Tasmania has its avant-garde MONA (Museum of Old and New Art) and now Queensland has MOUA. Like MONA, Queensland’s MOUA (Museum of Underwater Art) is designed to be innovative and thought-provoking, although completely different in its execution.
Opened last month on the Great Barrier Reef, MOUA is a series of installations by underwater sculptor Jason deCaires Taylor. The strikingly beautiful creations are designed to not only entertain visitors but also to spark meaningful conversations about reef conservation.
Although it is the only underwater art museum in the Southern Hemisphere, the artist has been responsible for numerous underwater installations in the Atlantic and Indian Oceans. MOUA is unique, however, in that it contains his first-ever underwater building.
MOUA is being installed in stages on the Great Barrier Reef, with two installations already in place, Ocean Siren on The Strand in Townsville and Coral Greenhouse at John Brewer Reef, about 80 kilometres off the North Queensland coast. Stage Two on Palm Island and Stage Three on Magnetic Island are expected to open next year.
The locally made sculptures are created from non-toxic marine cement, which is very similar to rock and an inert composition that doesn’t corrode. Coral attaches to the textured surface, gradually obscuring the installation over time and essentially creating an artificial reef.
Five commercial tourism operators will offer diving and snorkeling tours to the Coral Greenhouse at John Brewer Reef. Yongala Dive and Adrenalin Dive are already offering tours, while Sealink Queensland will host tours from early 2021, and Pro Dive Magnetic Island and Orpheus Island Resort are also planning tours.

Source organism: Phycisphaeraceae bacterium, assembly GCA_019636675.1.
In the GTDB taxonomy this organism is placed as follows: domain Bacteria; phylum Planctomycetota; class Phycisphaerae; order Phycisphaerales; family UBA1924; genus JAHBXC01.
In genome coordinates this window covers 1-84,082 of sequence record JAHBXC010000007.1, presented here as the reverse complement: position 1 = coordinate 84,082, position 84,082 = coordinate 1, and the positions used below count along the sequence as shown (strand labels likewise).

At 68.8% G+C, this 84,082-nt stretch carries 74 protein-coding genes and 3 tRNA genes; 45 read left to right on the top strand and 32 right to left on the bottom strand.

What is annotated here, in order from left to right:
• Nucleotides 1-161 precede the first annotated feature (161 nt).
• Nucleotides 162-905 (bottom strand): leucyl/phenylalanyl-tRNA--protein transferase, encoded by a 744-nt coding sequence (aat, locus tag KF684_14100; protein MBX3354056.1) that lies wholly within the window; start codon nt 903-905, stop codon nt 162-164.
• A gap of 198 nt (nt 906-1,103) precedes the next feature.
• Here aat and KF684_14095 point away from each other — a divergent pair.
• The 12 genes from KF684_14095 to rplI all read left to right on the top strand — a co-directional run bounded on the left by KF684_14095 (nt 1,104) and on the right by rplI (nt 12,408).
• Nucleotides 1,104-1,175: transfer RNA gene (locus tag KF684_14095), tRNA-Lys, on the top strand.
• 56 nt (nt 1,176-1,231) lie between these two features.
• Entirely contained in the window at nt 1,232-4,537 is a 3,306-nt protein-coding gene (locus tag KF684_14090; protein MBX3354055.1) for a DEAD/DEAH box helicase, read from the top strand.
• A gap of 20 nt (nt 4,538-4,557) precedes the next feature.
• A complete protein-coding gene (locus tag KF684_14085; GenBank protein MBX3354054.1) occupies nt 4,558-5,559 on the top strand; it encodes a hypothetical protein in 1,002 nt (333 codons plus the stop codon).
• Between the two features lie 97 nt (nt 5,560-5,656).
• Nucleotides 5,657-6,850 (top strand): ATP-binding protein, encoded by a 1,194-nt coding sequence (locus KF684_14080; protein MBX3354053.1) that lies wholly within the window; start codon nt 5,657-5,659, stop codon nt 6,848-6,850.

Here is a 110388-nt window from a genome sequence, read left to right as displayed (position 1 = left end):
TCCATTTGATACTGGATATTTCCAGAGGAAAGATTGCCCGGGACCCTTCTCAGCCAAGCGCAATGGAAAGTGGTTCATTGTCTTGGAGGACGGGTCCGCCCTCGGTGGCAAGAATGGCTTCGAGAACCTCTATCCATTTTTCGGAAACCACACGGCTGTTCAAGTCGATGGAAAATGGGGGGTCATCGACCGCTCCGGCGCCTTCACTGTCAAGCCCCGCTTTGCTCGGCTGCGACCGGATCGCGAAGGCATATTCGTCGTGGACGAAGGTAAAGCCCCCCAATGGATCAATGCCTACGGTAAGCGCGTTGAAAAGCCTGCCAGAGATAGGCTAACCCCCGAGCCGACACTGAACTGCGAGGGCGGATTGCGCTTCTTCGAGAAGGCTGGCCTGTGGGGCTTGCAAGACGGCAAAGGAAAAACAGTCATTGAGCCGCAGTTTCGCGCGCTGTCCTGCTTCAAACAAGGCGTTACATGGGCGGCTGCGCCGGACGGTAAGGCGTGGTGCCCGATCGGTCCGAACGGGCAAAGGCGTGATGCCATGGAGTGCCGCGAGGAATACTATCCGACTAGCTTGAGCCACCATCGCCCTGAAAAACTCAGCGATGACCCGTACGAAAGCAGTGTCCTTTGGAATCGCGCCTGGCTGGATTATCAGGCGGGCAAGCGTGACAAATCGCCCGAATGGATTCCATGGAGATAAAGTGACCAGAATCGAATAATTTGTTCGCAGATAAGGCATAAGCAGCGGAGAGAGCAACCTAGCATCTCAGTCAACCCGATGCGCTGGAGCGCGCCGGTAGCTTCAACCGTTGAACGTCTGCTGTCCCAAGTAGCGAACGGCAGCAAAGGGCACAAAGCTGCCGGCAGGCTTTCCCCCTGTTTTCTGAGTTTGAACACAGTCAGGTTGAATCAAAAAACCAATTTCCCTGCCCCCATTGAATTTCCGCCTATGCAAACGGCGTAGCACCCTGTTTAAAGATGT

MOUA offers a platform to share the stories of the World Heritage-listed Great Barrier Reef, and the culture of its First Nations people. The museum acknowledges the Manbarra and Wulgurukaba, traditional owners of the Sea Country on which it operates.
Ocean Siren, installed alongside Townsville’s Strand Jetty, is modelled on Wulgurukaba Traditional Owner Takoda Johnson. Free to view and open 24/7, it changes colour in response to variations in water temperature and is designed to inspire reef and ocean conservation action.
MOUA Deputy Chair Dr Adam Smith said it had taken more than four years of hard work to bring the museum project to fruition.
“The Coral Greenhouse merges reef conservation, research and science with tourism, the arts and Indigenous storytelling,” he said. “We want people across the world to be inspired by MOUA. At a time when our tourism industry has been brought to its knees, MOUA will provide a significant economic boost to our region.”
The majority of funding required for the project came from the Queensland Government, which invested $3 million in what is expected to become a significant tourism drawcard for Townsville and North Queensland.
Jason de Caires Taylor said while he was disappointed he couldn’t be in Townsville for the opening, it was exciting to see his artworks begin to take on a life of their own. “As the Coral Greenhouse is slowly colonized and built upon by the reef, it will be gradually absorbed into its surroundings,” he said.
“What happens in the sea affects us all directly and affects our livelihoods, along with the future of our species. I believe one of the best ways to inspire people is to show them how incredible the ocean and Greater Barrier Reef is and how important it is to continue to conserve it.”
Paul Crocombe, of Adrenalin Dive, said MOUA would take the company’s Great Barrier Reef tours to a whole new level, while SeaLink general manager Chris Briggs said his company was looking forward to delivering a world-class tourism experience.
Bookings for snorkel and dive tours to the Coral Greenhouse can be made at www.moua.com.au